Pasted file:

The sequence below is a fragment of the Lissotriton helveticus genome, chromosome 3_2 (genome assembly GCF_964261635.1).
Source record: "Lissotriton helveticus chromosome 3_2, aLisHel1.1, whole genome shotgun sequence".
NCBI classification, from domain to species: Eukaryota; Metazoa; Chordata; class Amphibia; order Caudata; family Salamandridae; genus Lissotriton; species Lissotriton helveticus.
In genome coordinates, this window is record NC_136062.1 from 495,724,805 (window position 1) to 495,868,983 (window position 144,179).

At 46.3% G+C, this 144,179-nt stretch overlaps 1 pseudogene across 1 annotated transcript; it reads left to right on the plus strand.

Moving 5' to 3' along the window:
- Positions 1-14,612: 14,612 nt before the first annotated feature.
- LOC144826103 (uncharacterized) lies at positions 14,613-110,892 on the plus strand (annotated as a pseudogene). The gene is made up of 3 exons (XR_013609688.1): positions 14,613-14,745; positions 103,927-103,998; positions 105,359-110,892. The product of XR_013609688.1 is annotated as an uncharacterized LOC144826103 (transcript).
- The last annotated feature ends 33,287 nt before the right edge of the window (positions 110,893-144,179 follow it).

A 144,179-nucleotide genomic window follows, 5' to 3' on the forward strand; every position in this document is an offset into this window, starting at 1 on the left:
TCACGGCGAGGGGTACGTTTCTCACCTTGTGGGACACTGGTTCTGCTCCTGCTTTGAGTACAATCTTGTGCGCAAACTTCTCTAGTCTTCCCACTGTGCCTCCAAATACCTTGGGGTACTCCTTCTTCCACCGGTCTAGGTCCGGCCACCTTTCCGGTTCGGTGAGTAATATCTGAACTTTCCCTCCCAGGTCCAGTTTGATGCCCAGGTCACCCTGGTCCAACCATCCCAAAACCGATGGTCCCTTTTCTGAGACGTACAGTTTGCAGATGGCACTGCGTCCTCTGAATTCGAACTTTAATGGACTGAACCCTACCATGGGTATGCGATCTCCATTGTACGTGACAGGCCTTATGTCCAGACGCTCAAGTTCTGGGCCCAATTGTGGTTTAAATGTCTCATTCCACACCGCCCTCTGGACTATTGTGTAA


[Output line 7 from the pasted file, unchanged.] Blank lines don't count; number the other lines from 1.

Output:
- Positions 1-14,612: 14,612 nt before the first annotated feature.